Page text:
Observing the harvest
The harvest is open for anyone to observe. Those without an observation licence must stay at least one nautical mile away from sealing activities, whereas the distance is 10 metres for those with an observation licence. Available through local DFO offices, seal observation licences are valid for one day and can be renewed on a daily basis.
All licence holders must abide by the conditions of their licence. Anyone with the intention to disrupt the seal harvest or to interfere with sealing activities will not be eligible for an observer licence.
Fishery officers and other government agents will be at sea, in the air and on the ice monitoring the activities of sealers and observers. Violations of the conditions of observation licence could result in charges under the Marine Mammal Regulations.
As set out by the Marine Mammal Regulations (MMR), the season for the commercial harvest of harp and hooded seals is November 15 to June 14. These dates may be adjusted in consultation with sealing fleets and set out in Variation Orders, taking into account environmental and biological conditions.
The majority of sealing occurs between late March and mid-May, beginning around the third week in March in the southern Gulf of St. Lawrence, and about the second week in April off Newfoundland and Labrador (the Front). The timing of harvest activities in the northern Gulf of St. Lawrence depends largely on the movement of ice floes on which seals are located. The peak commercial harvest in this area is in early April.
The season for the commercial harvest of grey seals set in the MMR is March 1 to December 31. Like the harp seal harvest, these dates may also be adjusted by Variation Order based on consultations with participants, taking into account scientific advice. The season for the subsistence harvest of ringed seals in Labrador is from April 25 to November 30 as established in the MMR.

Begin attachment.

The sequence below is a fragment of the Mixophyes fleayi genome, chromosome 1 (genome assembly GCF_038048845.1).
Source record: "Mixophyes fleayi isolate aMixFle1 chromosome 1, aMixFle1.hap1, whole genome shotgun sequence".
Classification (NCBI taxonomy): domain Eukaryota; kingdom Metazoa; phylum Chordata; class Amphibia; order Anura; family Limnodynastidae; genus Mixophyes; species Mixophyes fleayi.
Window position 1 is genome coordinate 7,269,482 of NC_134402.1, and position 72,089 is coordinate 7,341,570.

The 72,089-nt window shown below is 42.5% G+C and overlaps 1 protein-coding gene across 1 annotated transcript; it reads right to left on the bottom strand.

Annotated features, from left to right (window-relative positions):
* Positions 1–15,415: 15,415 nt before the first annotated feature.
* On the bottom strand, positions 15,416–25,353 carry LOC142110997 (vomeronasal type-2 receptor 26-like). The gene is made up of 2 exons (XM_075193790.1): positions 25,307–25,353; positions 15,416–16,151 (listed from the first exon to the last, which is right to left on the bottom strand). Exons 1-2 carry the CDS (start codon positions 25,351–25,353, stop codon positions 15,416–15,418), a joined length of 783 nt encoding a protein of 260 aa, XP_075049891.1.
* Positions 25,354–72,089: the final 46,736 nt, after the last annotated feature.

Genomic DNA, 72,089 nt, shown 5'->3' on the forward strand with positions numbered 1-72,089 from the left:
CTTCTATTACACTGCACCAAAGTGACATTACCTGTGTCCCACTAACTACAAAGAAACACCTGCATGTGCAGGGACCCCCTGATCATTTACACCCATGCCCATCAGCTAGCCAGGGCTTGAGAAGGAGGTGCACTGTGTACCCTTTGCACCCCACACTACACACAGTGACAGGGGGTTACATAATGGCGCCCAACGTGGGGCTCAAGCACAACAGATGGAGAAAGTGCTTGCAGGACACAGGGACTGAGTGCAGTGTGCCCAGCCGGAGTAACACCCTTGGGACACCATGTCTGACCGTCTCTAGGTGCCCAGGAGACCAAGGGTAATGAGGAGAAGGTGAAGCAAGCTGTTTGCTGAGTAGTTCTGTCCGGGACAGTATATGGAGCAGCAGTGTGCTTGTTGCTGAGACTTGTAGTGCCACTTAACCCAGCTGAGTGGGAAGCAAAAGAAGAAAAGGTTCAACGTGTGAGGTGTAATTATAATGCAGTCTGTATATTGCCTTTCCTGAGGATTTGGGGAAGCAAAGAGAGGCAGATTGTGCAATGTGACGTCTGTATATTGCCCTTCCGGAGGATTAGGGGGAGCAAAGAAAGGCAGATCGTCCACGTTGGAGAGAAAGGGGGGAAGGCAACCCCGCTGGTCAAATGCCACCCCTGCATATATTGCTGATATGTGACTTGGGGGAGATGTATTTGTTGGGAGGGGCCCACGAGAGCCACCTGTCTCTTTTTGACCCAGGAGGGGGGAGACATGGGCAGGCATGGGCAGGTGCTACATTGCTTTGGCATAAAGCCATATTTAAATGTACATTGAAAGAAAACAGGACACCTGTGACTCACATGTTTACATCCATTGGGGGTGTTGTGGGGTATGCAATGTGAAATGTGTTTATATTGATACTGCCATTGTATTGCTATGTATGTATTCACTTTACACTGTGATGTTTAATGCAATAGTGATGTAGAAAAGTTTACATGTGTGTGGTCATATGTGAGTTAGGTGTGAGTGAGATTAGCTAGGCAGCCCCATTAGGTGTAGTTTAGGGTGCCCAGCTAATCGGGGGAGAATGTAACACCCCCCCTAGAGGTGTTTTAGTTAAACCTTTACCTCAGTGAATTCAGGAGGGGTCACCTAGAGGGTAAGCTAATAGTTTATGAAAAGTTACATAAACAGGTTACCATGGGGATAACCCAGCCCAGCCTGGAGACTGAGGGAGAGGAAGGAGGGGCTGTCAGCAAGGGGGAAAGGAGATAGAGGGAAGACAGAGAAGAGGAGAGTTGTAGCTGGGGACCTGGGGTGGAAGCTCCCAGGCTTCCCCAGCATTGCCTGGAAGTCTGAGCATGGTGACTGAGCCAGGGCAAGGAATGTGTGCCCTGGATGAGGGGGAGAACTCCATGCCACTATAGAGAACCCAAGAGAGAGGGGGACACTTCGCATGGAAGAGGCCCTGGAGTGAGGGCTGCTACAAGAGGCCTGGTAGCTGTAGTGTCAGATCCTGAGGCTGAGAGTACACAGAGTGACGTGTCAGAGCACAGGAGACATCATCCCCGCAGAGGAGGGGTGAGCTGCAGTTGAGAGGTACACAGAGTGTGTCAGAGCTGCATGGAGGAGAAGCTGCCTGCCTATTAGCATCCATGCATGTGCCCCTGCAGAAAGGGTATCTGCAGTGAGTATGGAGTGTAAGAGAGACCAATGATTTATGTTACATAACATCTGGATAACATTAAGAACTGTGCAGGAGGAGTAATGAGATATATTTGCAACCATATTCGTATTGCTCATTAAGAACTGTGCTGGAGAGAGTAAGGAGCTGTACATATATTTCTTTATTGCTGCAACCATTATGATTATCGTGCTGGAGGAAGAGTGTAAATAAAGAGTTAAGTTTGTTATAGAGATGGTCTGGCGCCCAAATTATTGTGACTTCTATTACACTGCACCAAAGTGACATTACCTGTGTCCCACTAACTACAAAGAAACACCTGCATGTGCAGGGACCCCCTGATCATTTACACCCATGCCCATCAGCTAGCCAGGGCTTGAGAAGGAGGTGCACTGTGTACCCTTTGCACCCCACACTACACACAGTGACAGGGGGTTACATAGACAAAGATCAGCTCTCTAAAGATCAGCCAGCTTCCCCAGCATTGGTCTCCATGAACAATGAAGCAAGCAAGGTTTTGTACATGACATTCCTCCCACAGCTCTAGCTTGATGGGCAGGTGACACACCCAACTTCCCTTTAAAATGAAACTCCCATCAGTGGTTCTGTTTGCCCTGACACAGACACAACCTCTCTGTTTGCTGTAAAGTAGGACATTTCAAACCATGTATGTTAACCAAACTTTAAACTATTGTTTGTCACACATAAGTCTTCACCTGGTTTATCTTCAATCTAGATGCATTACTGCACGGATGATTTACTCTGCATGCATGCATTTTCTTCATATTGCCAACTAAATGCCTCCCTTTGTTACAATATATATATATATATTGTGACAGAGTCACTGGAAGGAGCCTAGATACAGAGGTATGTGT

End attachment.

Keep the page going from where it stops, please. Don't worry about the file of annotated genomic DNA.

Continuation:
Residents of Labrador north of 53°N latitude and the Arctic can harvest seals of any species at any time of the year for subsistence purposes, except for some restrictions on ringed seals. Indigenous persons can also harvest seals throughout the year for food, social, and ceremonial purposes and as provided in Land Claims Agreements.
Harvesting areas for the seal harvest are set by the Marine Mammal Regulations (MMR). In Canada, approximately 70 percent of the commercial harvest of harp seals occurs in the area known as the “Front” off the coast of Newfoundland and Labrador, while about 30 percent occurs in the Gulf of St. Lawrence. There are also subsistence harvests in the Canadian Arctic.
Atlantic Seal Advisory Committee
The Atlantic Seal Advisory Committee is the primary consultative body between the Department and sealing stakeholders. The committee meets as required to develop advice for the Minister on management issues, and provide information and updates on a variety of related activities such as market access and international trade issues. Regional consultation meetings also occur prior to the Atlantic Seal Advisory Committee meeting to report on issues of interest to local seal harvesters and to determine priority items to be discussed at the Atlantic-wide meeting.